New year, new laws in Ohio

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JASON HAWK
EDITOR

New laws and changes to old ones are always going into effect. Here is a look at several that are taking effect in 2020:

Minimum wage

The state’s lowest-paid workers got a 15-cent per hour pay increase as of Jan. 1.

The minimum wage, which is indexed to inflation, was raised from $8.55 to $8.70.

That rate exceeds the federal minimum of $7.25 per hour, though that’s not rare. Most states and nearly all cities do — more than 90 percent of American minimum wage workers make more than the federal requirement.

Workers who receive tips got a much smaller increase. Their pay went up five cents from $4.30 to $4.35 per hour.

According to MIT, the living wage in Ohio is $10.78 per hour for an adult with no children, $22.70 for an adult with one child and $27 per hour for an adult with two children.

Another change: The Ohio Department of Commerce now says employers must pay time-and-a-half for overtime exceeding 40 hours. The only exception is for companies that take in less than $150,000 per year gross.

Front license plates

Wrapped into the Ohio biennial budget passed in 2019 was a provision that does away with front license plates on vehicles.

Starting July 1, you’ll no longer be required to have two — just one plate on the back.

Long debated by the General Assembly, the change is a controversial one, especially for law enforcement agencies. They’ve said it will make it more difficult to identify vehicles, and result in more unsolved cases.

Thirty-one states and the District of Columbia require two plates, which puts Ohio squarely in the minority now. However, none of the states bordering Ohio require two plates.

Just a little longer

Ohio teenagers who want to get a probationary driver’s license will have to wait just a little longer under House Bill 106.

It shifted the eligible age from 16 to 16 and a half.

Remember, that’s not the same as a learner’s permit, which you can still get at 15 and a half.

What’s behind the move? The Ohio Department of Transportation found drivers ages 15 to 17 have been at fault in more than 67,000 crashes in the past five years.

And while drivers ages 15 to 19 make up just five percent of those on the road, they’re involved in roughly 15 percent of crashes.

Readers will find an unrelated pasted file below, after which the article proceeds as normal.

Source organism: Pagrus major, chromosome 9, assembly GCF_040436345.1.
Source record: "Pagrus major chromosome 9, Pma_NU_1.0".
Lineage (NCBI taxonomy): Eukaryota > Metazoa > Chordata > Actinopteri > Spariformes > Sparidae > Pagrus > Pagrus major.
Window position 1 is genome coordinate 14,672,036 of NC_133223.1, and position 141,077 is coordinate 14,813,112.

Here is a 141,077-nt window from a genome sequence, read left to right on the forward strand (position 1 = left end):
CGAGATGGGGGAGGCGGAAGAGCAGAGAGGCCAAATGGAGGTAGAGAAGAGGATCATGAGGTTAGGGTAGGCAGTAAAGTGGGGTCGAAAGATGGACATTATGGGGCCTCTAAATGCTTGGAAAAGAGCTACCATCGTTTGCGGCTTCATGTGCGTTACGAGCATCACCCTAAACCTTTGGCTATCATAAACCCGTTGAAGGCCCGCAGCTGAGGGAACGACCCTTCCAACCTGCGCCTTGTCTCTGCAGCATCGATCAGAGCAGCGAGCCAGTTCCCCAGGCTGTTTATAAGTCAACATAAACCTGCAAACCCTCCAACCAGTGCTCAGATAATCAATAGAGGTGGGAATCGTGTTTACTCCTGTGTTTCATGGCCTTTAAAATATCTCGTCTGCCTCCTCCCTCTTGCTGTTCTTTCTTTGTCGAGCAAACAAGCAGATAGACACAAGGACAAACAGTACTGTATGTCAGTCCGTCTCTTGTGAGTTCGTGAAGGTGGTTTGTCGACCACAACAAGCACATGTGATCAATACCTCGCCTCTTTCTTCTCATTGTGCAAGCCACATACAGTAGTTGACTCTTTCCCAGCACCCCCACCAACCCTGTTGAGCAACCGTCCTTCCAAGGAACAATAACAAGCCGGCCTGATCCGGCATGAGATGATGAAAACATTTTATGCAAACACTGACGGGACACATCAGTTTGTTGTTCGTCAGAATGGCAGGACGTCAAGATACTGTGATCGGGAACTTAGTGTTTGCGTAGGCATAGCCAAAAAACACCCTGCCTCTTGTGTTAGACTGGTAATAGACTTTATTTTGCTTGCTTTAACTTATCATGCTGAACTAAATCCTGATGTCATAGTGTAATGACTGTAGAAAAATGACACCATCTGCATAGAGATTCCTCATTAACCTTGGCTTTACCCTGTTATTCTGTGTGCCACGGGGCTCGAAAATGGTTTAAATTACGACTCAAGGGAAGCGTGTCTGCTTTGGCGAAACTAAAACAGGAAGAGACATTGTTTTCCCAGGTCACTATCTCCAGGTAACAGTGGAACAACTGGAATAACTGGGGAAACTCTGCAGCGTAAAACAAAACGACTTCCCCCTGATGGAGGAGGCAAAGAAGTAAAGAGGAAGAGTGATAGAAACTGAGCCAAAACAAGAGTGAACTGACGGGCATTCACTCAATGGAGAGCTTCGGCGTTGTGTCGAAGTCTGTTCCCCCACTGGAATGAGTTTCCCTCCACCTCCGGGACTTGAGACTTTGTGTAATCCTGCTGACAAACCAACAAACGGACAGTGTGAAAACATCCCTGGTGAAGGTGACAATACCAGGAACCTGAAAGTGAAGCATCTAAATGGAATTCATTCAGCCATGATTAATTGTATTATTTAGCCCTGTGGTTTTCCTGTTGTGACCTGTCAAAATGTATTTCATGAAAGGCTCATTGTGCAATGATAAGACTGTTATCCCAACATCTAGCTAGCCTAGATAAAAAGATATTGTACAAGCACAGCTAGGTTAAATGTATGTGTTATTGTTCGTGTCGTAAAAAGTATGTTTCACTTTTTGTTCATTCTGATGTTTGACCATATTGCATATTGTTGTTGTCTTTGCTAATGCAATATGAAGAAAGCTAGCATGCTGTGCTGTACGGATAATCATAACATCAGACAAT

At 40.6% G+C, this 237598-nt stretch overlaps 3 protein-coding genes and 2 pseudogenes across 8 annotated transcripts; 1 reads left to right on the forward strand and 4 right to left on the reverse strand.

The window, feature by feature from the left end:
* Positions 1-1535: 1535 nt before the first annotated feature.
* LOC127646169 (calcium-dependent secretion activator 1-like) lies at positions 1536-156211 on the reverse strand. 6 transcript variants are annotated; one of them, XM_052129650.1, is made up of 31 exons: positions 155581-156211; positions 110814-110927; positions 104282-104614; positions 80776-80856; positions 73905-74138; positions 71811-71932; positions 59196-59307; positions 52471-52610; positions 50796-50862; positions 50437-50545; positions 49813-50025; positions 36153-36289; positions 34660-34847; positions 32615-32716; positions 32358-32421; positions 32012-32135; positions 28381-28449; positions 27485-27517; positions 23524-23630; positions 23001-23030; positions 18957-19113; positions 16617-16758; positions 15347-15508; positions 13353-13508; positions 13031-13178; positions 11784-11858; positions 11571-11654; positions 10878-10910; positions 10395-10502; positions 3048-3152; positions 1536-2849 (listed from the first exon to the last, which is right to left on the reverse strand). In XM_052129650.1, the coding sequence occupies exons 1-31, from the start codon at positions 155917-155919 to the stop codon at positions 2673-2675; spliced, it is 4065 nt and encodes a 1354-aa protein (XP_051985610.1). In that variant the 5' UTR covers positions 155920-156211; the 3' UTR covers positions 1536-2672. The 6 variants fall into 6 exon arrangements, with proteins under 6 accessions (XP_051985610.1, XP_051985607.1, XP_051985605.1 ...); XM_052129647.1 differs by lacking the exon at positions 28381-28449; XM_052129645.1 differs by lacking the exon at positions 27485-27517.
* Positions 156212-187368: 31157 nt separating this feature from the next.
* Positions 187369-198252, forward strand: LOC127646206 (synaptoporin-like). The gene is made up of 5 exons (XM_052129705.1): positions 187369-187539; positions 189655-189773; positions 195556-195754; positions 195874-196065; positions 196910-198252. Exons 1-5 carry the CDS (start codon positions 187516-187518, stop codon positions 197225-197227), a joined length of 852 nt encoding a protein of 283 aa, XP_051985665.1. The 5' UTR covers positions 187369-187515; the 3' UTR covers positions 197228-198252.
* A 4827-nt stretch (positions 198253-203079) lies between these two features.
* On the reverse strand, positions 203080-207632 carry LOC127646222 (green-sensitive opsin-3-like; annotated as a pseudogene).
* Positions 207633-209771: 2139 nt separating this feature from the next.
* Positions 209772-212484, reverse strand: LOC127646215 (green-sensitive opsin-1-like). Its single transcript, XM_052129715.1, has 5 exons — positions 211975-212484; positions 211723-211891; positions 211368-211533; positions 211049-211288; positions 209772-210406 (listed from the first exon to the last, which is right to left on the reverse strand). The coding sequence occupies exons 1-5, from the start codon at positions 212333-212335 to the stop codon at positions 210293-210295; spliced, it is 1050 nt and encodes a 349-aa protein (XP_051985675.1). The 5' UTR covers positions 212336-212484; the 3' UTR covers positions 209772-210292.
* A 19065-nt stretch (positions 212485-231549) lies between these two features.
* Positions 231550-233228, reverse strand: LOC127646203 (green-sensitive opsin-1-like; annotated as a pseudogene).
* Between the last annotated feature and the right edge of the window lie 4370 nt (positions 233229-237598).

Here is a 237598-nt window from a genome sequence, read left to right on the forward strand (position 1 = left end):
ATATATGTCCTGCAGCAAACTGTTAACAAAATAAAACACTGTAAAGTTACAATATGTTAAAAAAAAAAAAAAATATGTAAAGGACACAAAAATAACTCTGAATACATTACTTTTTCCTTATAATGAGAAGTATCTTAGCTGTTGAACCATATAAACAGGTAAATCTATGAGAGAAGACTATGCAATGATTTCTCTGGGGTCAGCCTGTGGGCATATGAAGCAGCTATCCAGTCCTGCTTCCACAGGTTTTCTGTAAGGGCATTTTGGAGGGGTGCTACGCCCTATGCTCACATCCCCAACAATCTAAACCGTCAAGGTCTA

Own a hybrid?

A tax on going greener has been introduced in the form of fees for the owners of hybrid and electric vehicles.

This year, owners of electric cars will pay a $200 fee and hybrid owners will pay $100.

Those kinds of cars make up just two percent of vehicles on the road.

But lawmakers think that’s about to change. Fuel prices are on the rise and consumers are turning to electric as the climate crisis deepens, and everyone from Ford to Harley-Davidson, Tesla, Audi, Bentley, Mercedes and Porsche are developing electric vehicles.

So legislators are eyeing them as a threat to gas tax revenue, and turning to fees to offset losses.

The ‘pink tax’

Women will get some relief this spring when a tax on womanhood is rolled back.

Signed into law in November, Senate Bill 26 repeals the so-called “pink tax” on feminine hygiene products.

As of February, the state will no longer levy a sales tax on tampons, panty liners, menstrual cups, sanitary napkins and other products connected to the female menstrual cycle.

A note included in the measure estimates it will cost the state between $3.2 million and $4 million per year.

Teacher tax break

Teachers will get a credit when they purchase school supplies starting in February.

Senate Bill 26 included a deduction for out-of-pocket expenses for teachers. That’s great, because 94 percent have spent their own cash on classroom supplies without reimbursement, according to the National Center for Education Statistics.

A survey of teachers between 2014 and 2016 shows the average spent was $479 per year. About seven percent reported spending more than $1,000 of their own money to help students.

This year, they can claim a deduction of up to $250.

If you want to fly

Security at the nation’s airports sure has changed in the last two decades.

One more change is on the way as of Oct. 1 — if you want to board a commercial plane, you’ll need a “REAL ID-compliant” driver’s license, a U.S. passport or military identification.

The standard Ohio ID in your wallet won’t cut it anymore. You’ll need one that has a star on the upper portion of the card.

The exceptions are children who fly with parents who have REAL ID-compliant cards. Kids under age 18 won’t need their own to fly.

And the new IDs won’t replace passports. If you want to fly internationally, you’ll still have to get a passport.